The Older Women’s League devoted its September meeting to discussing ageism.
“How you frame aging makes a difference. One of the first steps we can take is to acknowledge the existence of ageism. Do you see older people as sad, with no possibilities, or as bringing new opportunities for growth, contribution and self expression? When you view aging as almost wholly negative, the aging process becomes something to be resisted or battled.”
Using materials developed by the Frame-Works Institute, the facilitator, Diane Krantz, led the 60 attendees through a series of “ageism awareness exercises” to help us surface our own internal and perhaps unrealized biases, prejudices and negative ideas about aging.
Rev. Glenda Hope, chair of OWL’s board of directors, said that organization is forming a consciousness raising group to carry on this discussion.
To learn more, check the OWL website www.owlsf.org or call (415)712-1695.
What Are You Eligible For?
Jennifer Chang makes her office at the OMI Senior Center located at 65 Beverly St. Chang is one of 12 Aging and Disability Resource Center staff stationed at senior and community centers throughout the city.
Chang helps seniors apply for housing vouchers, get Clipper cards, complete applications for paratransit, apply for food and nutrition programs, find a convenient food pantry, apply for in-home care, translate from Chinese to English and vice versa, or advocate for the services you feel you’ve been unjustly denied.
You do not need to meet income guidelines or be a member of the OMI Senior Center to receive help from Chang. You can call her at (415) 334-5558 or you can just stop in any weekday between 8:30 a.m. – 3 p.m., though Chang said it’s best to call first.
Breast Cancer Luncheon
Sixty seniors attended the recent Breast Cancer Luncheon hosted by the Lutheran Church of Our Savior.
Barbara Tate, LCOS senior program director and coordinator of the Breast Cancer Support Group, explained that in addition to the annual luncheon, LCOS hosts a monthly meeting of breast cancer survivors. The group supports women who have been newly diagnosed as well as women in recovery. “We encourage women to get their mammograms. Occasionally we’ve even covered some of their expenses.”
If you are looking for support or just want more information, call Tate at (650) 738-5705.
Senior Volunteers in the Community
Shopping can be difficult for seniors and adults with disabilities.
While they may still enjoy cooking, they have problems getting to a store and carrying heavy food bags home. That’s where the San Francisco-Marin Food Bank and the OMI Neighborhood Volunteers comes in.
Every week, the Food Bank delivers pallets of fresh and dried food to I.T. Bookman Center, where the Volunteers, a project of the Community Living Campaign, sort the groceries and pack grocery bags for delivery to the 71 homebound families or their list. (Low-income is currently defined as at or below 185 percent of the Federal Poverty Line.) Though the volunteers begin work by 7:30 a.m. there’s a lot of friendly banter and spirits are high.
The 2016 nutrition needs assessment by the SF Department of Aging and Adult Services estimated that 16 percent (16,335) of SF seniors had incomes below the federal poverty. The report noted, however, that given the high cost of living in San Francisco, a more accurate estimate of persons whose incomes made it difficult to meet their needs totaled 42,038 seniors, seniors with incomes up to 200 percent of the poverty threshold.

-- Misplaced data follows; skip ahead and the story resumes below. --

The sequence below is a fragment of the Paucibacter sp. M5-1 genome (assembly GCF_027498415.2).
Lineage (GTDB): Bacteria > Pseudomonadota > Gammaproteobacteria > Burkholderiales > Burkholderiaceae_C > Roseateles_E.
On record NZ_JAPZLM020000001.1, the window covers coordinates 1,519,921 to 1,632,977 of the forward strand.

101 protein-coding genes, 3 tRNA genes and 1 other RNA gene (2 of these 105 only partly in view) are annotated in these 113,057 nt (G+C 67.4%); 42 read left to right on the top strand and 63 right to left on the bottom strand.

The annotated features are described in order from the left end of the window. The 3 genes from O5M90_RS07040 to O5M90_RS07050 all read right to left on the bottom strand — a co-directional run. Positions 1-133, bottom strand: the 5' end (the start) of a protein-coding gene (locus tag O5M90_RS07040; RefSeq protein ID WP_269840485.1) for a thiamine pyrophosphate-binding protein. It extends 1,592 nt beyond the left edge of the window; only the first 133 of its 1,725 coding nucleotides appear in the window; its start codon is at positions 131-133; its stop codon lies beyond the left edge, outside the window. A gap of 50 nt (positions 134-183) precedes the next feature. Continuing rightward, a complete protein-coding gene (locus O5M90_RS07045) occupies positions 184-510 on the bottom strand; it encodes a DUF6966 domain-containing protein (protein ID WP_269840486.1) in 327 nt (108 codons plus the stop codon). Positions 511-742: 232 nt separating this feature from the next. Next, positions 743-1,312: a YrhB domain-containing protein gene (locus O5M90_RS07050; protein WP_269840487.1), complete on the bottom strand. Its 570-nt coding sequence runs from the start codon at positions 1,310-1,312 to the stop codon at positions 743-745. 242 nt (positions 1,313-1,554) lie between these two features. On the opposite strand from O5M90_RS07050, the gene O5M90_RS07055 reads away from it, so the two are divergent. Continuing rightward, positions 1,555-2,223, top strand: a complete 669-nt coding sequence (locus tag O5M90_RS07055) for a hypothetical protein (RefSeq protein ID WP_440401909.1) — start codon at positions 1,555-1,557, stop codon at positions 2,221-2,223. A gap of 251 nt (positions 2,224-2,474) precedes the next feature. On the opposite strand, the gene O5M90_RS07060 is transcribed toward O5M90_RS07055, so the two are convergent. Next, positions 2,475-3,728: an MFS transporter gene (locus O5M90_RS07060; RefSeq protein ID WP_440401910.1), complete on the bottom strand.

By 9:45, the bags have been loaded in the volunteers’ cars for delivery.
On occasion, volunteers leave the bags at a senior’s front door, most often, though, they carry the bags into the senior’s kitchen. “That allows us time to check out that they’re okay. Sometimes they ask for help in finding services. If they’re not well, we call a relative or a caseworker,” said Deb Glen, program coordinator.
“I look forward to seeing everyone on my route. I’m looking out for them and they’re looking for me. They’re my seniors. It’s a treat for me to be able to give something to people,” said Saralyn Archie, who began volunteering several years ago.
If you know a senior or an adult with either a permanent or temporary disability who could benefit from this program, call the Community Living Campaign at (415) 821-1003 x104.
DAAS surveys senior adults and those with disabilities
If you are one of the 1 in 4 San Francisco residents who is a senior or an adult with disabilities, or if you’re helping care for an aging adult or someone living with a chronic illness, then you’ll want to complete this survey. www.sfdaas.org/survey
The SF Department of Aging and Adult Services (DAAS) wants to better understand and serve the needs of aging adult and adults with disabilities.
Your feedback will inform future decisions about funding priorities and program investments. The survey is available in multiple languages, and your responses are confidential. This survey should take about 15 minutes to complete.
The survey is only open until December 8, so please take it now. Also, if your friends or loved ones are aging adults, adults with a disability, or someone who helps care for those individuals, please feel free to send this survey to them! DAAS wants to hear from as many people as possible.
Senior Spotlight columnist Judy Goddess can be reached at firstname.lastname@example.org or (415) 759-1994.